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Easy to Remember: The Great American Songwriters and Their Songs Paperback – October 1, 2006


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Product Details

  • Paperback: 279 pages
  • Publisher: David R Godine (October 1, 2006)
  • Language: English
  • ISBN-10: 1567923259
  • ISBN-13: 978-1567923254
  • Product Dimensions: 10 x 7 x 0.8 inches
  • Shipping Weight: 1.6 pounds
  • Average Customer Review: 4.7 out of 5 stars  See all reviews (18 customer reviews)
  • Amazon Best Sellers Rank: #883,567 in Books (See Top 100 in Books)

Editorial Reviews

From Publishers Weekly

Zinsser's enthusiasm for his subject emanates from the pages of this study of "the golden age of American popular song," framed by "the musical Show Boat in 1927... until the rise of rock in the mid-1960s." "My book doesn't claim to be definitive," writes Zinsser, theater and movie critic for The New York Herald Tribune during the '50s, professional piano player and author of 16 books, including On Writing Well and Mitchell & Ruff; "it's just one man's tour of his collection, as idiosyncratic as another man's collection of stamps or coins or butterflies." Zinsser uses the biographies of major songwriting talents as centerpieces for his in-depth portrayal of the days when "every home seemed to have a piano and at least one member of the family who could play it." He includes chapters on sheet music, songs from WWII and the direct impact that vocalists, Hollywood stars (Fred Astaire) and movies (The Wizard of Oz) had on popular composers. Moving from the "agreeable world" of Hoagy Carmichael to "hit machines" like Harry Warren, to the ambitious works of Gershwin, Zinsser demonstrates their centrality in the sphere of American music. He discusses not only harmony, intervals and syncopation, but he also includes the humble stories of talents who strove for, stumbled upon or seized prominence. Despite Zinsser's personal enthusiasm, the work never veers into sentimentality. "My book is a celebration, not a funeral, and one of the miracles I'm celebrating is how powerfully the songs have become lodged in the nation's collective memory," Zinsser explains. His effort is worthy of his ambition. B & w photographs and illustrations. (Jan.)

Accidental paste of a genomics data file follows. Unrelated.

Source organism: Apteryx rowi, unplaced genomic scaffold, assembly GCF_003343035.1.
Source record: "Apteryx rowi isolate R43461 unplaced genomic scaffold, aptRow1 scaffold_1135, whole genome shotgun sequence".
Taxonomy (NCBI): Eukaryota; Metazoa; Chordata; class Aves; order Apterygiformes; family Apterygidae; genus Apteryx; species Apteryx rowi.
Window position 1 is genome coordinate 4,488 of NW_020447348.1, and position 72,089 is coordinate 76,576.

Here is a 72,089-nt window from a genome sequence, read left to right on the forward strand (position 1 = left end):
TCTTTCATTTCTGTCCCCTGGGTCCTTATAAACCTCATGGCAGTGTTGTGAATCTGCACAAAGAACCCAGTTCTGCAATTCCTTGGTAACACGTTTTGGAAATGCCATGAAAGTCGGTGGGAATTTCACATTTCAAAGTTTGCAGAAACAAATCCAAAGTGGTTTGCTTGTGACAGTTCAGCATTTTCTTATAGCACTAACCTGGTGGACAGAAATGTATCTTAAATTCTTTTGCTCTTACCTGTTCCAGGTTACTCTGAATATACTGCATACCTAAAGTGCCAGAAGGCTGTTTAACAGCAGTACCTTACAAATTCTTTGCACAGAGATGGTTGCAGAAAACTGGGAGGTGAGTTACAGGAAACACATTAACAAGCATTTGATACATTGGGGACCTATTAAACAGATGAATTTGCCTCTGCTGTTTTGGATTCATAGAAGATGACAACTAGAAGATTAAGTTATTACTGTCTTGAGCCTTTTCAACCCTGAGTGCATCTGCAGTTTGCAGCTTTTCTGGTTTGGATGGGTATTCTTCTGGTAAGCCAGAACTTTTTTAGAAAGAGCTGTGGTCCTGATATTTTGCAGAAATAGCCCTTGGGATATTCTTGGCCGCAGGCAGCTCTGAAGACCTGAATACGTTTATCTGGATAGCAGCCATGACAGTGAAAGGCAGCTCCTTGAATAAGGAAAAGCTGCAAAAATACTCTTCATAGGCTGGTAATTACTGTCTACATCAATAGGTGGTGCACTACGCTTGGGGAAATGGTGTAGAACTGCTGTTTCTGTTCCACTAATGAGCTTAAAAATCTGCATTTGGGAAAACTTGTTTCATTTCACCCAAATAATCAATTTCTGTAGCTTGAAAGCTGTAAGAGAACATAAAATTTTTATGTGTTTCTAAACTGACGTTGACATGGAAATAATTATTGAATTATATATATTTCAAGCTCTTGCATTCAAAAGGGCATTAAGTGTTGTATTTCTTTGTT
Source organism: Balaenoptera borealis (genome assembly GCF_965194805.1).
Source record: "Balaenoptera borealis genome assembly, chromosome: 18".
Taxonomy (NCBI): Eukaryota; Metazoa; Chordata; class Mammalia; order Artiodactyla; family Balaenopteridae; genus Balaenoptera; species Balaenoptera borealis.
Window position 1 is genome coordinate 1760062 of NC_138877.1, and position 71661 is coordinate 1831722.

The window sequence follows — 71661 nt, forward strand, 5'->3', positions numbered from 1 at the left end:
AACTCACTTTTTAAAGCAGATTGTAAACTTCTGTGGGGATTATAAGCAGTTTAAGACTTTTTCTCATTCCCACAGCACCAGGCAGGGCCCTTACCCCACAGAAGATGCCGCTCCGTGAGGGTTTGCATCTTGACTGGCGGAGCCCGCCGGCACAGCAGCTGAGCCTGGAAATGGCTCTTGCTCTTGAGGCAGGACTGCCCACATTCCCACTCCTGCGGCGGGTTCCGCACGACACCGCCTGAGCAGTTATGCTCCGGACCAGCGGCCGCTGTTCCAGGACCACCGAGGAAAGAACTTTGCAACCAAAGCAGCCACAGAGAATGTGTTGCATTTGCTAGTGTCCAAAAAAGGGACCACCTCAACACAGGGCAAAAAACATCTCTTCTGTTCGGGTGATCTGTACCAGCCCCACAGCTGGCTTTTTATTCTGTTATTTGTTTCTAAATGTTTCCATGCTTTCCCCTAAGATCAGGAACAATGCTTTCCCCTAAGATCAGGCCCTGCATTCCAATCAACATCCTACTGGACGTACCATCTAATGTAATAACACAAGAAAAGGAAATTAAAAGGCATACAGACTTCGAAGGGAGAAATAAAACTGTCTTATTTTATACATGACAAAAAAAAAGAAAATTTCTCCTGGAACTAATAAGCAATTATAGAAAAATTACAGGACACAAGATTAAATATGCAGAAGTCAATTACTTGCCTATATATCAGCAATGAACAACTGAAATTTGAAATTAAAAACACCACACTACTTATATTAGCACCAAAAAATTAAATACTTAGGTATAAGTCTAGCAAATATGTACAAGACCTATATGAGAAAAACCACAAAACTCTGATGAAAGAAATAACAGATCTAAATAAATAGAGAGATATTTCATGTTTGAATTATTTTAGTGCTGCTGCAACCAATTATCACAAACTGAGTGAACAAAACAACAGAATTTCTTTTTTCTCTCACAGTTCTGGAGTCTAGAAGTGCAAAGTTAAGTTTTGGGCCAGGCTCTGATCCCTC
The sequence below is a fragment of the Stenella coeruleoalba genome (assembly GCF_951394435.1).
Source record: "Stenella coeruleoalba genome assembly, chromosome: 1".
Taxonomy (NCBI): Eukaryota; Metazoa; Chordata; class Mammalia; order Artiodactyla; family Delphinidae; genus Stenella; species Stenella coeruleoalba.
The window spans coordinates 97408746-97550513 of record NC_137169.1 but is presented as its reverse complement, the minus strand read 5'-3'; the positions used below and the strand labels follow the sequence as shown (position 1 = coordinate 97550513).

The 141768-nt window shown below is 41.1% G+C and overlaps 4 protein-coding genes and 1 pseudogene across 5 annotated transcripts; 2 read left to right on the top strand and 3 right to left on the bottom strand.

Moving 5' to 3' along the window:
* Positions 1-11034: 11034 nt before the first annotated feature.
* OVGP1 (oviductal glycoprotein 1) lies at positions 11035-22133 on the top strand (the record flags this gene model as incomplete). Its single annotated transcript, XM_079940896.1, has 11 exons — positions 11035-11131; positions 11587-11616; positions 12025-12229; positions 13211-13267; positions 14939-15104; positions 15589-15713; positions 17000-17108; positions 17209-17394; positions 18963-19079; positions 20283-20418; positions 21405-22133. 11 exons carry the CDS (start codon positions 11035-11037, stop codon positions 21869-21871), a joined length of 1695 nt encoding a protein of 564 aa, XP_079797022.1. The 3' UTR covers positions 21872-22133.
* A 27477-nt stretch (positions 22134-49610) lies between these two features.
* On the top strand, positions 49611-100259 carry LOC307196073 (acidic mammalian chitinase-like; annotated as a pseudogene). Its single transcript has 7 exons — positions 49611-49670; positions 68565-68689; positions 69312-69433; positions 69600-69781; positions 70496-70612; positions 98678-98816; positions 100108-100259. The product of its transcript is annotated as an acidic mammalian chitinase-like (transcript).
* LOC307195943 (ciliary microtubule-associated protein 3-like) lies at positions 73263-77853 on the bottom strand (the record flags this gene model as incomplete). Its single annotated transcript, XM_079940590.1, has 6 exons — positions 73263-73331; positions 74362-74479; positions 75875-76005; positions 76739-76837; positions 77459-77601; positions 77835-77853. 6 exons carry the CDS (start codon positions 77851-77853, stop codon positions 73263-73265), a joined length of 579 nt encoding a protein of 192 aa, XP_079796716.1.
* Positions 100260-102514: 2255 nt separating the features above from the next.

Copyright 2000 Reed Business Information, Inc. --This text refers to the Hardcover edition.

From Library Journal

Zinsser (On Writing Well, Mitchell & Ruff) profiles songwriters dating from the early years of the 20th century to the present, focusing on theater, film, and popular song composers and lyricists, as well as those singers associated with their work. In an endearing, personal style, which leaves the reader humming the tunes or wanting to hear the featured performers, he weaves short sketches of seminal figures such as Irving Berlin, Hoagy Carmichael, Duke Ellington, the Gershwins, Johnny Mercer, Cole Porter, and many others. The reproductions of sheet-music covers and photographs of the artists at different stages of their lives are especially valuable and fascinating, and the author's annotations on recommended readings are very helpful. However, the "Songs by Category," while interesting, would have been more useful with page number references. Mostly reliable and up-to-the-minute, including events occurring in the summer of 2000, Zinsser's work is recommended for larger music collections as a pleasurable diversion from routine biographical sources. Barry Zaslow, Miami Univ. Libs., Oxford, OH
Copyright 2001 Reed Business Information, Inc. --This text refers to the Hardcover edition.

More About the Author

William Zinsser, a writer, editor, and teacher, is a fourth-generation New Yorker, born in 1922. His 18 books, which range in subject from music to baseball to American travel, include several widely read books about writing.

On Writing Well: The Classic Guide to Writing Nonfiction, first published in 1976, has sold almost 1.5 million copies to three generations of writers, editors, journalists, teachers and students.

Writing to Learn which uses examples of good writing in science, medicine and technology to demonstrate that writing is a powerful component of learning in every subject.

Writing Places, a memoir recalling the enjoyment and gratitude the places where William Zinsser has done his writing and his teaching and the unusual people he encountered on that life journey.